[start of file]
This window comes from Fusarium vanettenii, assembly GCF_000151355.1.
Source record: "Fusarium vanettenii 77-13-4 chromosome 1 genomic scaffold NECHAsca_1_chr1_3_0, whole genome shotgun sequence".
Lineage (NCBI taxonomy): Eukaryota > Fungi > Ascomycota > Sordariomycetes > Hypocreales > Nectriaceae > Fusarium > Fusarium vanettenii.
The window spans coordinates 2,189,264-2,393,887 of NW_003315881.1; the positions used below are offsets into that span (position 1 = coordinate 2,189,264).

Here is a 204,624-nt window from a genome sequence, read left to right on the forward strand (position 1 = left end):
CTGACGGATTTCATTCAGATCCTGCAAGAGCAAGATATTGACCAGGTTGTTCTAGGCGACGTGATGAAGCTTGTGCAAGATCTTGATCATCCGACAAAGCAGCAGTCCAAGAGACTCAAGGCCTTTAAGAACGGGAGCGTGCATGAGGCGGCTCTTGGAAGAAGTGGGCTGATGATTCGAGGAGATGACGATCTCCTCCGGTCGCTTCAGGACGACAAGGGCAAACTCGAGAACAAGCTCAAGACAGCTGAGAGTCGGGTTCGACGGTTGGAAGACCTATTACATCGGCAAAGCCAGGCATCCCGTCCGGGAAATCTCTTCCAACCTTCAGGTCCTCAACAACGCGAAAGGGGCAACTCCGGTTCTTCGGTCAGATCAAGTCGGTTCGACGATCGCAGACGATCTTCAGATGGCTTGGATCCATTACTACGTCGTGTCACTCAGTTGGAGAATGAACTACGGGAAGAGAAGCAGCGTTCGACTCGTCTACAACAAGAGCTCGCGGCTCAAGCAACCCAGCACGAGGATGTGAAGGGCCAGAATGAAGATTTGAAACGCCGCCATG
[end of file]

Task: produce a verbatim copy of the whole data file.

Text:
This window comes from Fusarium vanettenii, assembly GCF_000151355.1.
Source record: "Fusarium vanettenii 77-13-4 chromosome 1 genomic scaffold NECHAsca_1_chr1_3_0, whole genome shotgun sequence".
Lineage (NCBI taxonomy): Eukaryota > Fungi > Ascomycota > Sordariomycetes > Hypocreales > Nectriaceae > Fusarium > Fusarium vanettenii.
The window spans coordinates 2,189,264-2,393,887 of NW_003315881.1; the positions used below are offsets into that span (position 1 = coordinate 2,189,264).

Here is a 204,624-nt window from a genome sequence, read left to right on the forward strand (position 1 = left end):
CTGACGGATTTCATTCAGATCCTGCAAGAGCAAGATATTGACCAGGTTGTTCTAGGCGACGTGATGAAGCTTGTGCAAGATCTTGATCATCCGACAAAGCAGCAGTCCAAGAGACTCAAGGCCTTTAAGAACGGGAGCGTGCATGAGGCGGCTCTTGGAAGAAGTGGGCTGATGATTCGAGGAGATGACGATCTCCTCCGGTCGCTTCAGGACGACAAGGGCAAACTCGAGAACAAGCTCAAGACAGCTGAGAGTCGGGTTCGACGGTTGGAAGACCTATTACATCGGCAAAGCCAGGCATCCCGTCCGGGAAATCTCTTCCAACCTTCAGGTCCTCAACAACGCGAAAGGGGCAACTCCGGTTCTTCGGTCAGATCAAGTCGGTTCGACGATCGCAGACGATCTTCAGATGGCTTGGATCCATTACTACGTCGTGTCACTCAGTTGGAGAATGAACTACGGGAAGAGAAGCAGCGTTCGACTCGTCTACAACAAGAGCTCGCGGCTCAAGCAACCCAGCACGAGGATGTGAAGGGCCAGAATGAAGATTTGAAACGCCGCCATG